Thursday, August 25, 2016
Royal Assent, The Queen - She has to sign laws
in order for a proposed law (Bill) to become an actual law, it must be signed off by the current reigning monarch, in this case Queen Elizabeth the Second, written into law (Acts) as "the Queen's Most Excellent Majesty".
Reading the above line some people by this stage would be absolute outrage in saying that this is not the case in Australia.
So, currently in the British penal colony called Australia, there are some laws that say that a person that holds the title of Governor-General can give Royal Assent as a representative of the sovereign.
As always, anything to do with law in Australia, is actually a question of law.
So, does that person who holds the title of Governor-General actually hold it 'lawfully' (as opposed to legally)?
Please note also that in order for a law to be 'lawful' it must pass through BOTH houses of Parliament.
The current Governor-General of Australia is Peter Cosgrove, since 28 March 2014.
With reference to an article from Business Insider Australia from 20 May 2015 an excerpt has been taken out from the article of the following subheading:
She has to sign laws.
The Queen’s consent is necessary to turn any bill into an actual law. Once a proposed law has passed both houses of Parliament, it makes its way to the Palace for approval, which is is called “Royal Assent.” The last British Monarch to refuse to provide Royal Assent was Queen Anne, back in 1708.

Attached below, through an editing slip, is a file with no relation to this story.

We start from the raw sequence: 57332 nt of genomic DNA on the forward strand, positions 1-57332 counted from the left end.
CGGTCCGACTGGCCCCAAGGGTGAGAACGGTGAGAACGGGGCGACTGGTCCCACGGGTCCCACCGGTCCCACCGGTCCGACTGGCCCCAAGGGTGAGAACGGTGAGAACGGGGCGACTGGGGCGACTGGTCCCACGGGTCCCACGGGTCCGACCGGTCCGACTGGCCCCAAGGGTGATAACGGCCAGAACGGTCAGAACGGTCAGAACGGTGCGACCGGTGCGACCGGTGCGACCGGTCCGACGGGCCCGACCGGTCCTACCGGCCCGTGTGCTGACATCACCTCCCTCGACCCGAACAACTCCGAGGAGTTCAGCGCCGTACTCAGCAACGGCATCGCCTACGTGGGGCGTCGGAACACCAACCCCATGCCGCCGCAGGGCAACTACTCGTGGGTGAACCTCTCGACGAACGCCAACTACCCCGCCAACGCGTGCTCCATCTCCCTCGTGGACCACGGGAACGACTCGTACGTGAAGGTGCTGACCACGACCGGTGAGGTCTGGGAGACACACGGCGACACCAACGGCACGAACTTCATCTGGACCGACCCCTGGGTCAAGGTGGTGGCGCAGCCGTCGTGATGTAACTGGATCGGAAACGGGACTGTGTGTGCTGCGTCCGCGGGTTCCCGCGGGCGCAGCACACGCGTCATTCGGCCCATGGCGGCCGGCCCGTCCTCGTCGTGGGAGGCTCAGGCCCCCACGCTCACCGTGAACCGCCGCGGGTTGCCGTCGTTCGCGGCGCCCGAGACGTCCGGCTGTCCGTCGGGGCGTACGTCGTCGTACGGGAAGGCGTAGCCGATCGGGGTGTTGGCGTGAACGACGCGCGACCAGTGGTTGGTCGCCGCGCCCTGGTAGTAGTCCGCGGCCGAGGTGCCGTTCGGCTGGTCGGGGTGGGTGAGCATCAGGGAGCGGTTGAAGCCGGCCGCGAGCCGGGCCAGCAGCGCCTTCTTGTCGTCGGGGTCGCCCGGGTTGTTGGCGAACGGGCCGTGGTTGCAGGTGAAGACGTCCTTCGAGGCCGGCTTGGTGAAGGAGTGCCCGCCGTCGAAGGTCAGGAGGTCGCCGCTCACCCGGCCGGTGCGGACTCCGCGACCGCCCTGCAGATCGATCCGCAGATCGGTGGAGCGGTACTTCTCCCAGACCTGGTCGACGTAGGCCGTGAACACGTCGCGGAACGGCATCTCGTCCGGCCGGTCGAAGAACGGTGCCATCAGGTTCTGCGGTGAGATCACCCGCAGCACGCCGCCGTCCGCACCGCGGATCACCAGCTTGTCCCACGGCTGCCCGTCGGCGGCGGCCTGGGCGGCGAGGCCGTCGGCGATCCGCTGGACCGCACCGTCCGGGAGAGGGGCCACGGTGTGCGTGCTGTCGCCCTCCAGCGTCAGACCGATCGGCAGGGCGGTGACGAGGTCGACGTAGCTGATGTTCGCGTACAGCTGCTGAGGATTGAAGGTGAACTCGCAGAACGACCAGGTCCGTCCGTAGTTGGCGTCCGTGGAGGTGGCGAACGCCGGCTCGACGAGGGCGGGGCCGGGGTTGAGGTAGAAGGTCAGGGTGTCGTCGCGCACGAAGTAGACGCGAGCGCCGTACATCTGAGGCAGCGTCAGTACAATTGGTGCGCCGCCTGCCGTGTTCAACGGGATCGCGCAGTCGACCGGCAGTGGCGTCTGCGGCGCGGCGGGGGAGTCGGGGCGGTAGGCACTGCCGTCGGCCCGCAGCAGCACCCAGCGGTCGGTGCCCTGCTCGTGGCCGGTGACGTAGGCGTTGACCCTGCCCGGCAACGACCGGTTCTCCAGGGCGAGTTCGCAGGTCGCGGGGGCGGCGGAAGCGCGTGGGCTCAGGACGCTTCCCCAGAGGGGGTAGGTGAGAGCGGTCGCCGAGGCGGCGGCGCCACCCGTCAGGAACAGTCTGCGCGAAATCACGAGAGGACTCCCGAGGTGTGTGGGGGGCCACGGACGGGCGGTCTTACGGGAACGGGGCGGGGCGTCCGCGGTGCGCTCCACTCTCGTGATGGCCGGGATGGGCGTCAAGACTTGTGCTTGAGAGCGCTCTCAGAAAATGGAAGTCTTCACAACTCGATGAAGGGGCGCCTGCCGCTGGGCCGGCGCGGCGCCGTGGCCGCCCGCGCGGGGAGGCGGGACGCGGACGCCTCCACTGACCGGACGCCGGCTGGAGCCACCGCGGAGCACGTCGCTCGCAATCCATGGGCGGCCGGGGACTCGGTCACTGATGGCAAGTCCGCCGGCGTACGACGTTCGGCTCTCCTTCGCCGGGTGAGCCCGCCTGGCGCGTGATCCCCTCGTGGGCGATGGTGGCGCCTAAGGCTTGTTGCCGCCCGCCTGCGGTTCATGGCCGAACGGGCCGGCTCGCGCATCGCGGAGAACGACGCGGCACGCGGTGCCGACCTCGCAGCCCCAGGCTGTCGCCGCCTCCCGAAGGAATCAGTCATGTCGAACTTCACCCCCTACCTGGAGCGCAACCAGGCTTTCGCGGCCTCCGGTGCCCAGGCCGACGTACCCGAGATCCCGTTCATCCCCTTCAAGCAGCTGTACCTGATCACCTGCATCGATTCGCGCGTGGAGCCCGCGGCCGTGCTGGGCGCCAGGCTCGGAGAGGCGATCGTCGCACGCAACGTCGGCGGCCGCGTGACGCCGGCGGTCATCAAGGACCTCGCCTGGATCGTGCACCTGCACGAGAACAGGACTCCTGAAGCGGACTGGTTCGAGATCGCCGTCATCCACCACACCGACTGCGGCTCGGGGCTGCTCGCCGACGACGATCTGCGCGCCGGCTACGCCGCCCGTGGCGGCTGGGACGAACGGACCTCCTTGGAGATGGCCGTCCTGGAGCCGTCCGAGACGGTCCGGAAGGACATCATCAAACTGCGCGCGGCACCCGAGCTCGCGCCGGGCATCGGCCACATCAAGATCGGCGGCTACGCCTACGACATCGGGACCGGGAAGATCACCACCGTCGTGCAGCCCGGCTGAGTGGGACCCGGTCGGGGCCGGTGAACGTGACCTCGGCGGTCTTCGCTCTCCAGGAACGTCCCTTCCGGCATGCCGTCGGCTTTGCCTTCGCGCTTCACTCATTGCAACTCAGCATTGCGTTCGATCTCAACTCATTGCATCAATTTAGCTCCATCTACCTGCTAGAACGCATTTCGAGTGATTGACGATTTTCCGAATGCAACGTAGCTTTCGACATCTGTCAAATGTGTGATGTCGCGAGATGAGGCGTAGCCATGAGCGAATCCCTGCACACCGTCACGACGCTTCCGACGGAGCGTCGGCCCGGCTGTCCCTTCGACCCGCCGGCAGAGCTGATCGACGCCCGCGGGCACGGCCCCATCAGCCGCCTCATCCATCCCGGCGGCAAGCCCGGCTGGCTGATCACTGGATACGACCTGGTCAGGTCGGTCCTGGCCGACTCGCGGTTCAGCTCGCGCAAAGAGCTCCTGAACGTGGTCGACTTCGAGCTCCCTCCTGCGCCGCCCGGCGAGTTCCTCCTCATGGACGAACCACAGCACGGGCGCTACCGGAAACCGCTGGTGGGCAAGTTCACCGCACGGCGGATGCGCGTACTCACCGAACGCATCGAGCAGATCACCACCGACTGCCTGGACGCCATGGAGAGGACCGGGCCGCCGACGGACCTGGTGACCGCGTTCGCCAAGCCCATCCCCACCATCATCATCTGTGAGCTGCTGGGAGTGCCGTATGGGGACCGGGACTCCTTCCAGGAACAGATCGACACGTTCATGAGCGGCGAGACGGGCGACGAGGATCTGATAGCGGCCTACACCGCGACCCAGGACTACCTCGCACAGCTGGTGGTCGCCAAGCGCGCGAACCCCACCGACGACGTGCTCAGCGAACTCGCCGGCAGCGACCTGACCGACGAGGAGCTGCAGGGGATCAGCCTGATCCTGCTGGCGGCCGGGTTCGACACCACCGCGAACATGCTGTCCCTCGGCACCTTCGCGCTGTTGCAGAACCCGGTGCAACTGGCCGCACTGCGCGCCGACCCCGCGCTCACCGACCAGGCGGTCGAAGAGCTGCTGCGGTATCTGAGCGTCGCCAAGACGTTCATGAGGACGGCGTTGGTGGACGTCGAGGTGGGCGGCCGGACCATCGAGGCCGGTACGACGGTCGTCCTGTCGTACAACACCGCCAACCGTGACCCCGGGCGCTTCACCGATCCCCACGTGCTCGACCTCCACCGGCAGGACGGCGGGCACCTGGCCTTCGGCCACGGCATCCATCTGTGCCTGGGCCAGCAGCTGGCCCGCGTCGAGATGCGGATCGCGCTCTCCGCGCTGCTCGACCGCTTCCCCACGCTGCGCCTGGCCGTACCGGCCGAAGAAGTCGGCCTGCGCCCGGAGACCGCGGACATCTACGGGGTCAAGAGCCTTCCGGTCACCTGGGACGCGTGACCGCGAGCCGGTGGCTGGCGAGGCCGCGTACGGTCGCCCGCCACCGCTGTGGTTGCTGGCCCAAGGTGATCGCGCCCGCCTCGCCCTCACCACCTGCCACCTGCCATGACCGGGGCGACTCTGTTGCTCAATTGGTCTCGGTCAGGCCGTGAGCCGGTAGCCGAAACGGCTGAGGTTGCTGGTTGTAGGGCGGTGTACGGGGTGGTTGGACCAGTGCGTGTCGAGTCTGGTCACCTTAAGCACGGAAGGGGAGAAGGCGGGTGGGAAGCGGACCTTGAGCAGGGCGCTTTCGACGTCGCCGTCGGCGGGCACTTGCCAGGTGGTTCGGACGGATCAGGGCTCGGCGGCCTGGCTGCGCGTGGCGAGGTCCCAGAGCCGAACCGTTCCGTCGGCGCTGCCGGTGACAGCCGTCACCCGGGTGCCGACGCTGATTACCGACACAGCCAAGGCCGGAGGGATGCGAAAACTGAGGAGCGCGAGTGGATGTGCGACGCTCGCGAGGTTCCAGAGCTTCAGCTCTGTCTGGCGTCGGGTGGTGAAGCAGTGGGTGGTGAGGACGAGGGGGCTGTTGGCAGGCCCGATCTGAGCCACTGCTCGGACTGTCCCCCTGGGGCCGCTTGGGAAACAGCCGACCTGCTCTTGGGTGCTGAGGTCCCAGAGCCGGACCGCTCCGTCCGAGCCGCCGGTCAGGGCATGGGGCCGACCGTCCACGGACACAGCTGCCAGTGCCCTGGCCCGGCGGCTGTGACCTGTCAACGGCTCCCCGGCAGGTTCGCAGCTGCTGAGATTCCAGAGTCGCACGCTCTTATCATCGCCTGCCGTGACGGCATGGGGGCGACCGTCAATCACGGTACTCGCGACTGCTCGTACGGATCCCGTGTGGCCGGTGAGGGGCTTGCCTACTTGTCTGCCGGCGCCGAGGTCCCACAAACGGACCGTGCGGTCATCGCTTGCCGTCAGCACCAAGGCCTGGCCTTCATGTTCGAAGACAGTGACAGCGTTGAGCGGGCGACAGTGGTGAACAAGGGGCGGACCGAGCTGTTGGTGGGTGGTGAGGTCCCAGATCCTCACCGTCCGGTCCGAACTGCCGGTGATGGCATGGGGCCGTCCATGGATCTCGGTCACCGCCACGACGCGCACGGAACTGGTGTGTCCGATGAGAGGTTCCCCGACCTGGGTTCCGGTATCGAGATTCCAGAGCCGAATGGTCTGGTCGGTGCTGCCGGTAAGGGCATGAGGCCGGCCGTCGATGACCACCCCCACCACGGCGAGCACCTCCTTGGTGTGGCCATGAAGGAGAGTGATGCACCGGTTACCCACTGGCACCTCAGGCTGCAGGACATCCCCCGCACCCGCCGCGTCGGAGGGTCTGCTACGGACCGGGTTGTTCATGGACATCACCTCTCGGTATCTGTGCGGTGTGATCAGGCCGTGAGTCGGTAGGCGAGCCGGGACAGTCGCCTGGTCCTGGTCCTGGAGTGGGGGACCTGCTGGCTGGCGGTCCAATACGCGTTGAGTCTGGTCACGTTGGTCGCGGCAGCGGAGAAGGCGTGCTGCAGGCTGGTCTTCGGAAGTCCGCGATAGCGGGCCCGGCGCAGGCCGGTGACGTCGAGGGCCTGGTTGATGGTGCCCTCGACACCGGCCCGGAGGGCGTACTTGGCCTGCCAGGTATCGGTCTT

Royal Assent is different than “Queen’s consent,” in which the Queen must consent to any law being debated in Parliament which affects the Monarchy’s interests (such as reforming the prerogative or tax laws that might affect the Duchy of Cornwall, for example). Without consent, the bill cannot be debated in Parliament.
Queen’s consent is only exercised on the advice of ministers, but its existence provides the government with a tool for blocking debate on certain subjects if bills are tabled by backbench rebels or the opposition.
It has been exercised at least 39 times, according to documents released under the Freedom of Information act, including “one instance [in which] the Queen completely vetoed the Military Actions Against Iraq Bill in 1999, a private member’s bill that sought to transfer the power to authorise military strikes against Iraq from the monarch to parliament,” the Guardian reported in 2013.
Also note blog post:
How to easily spot an unlawful Act
The entire article can be read at: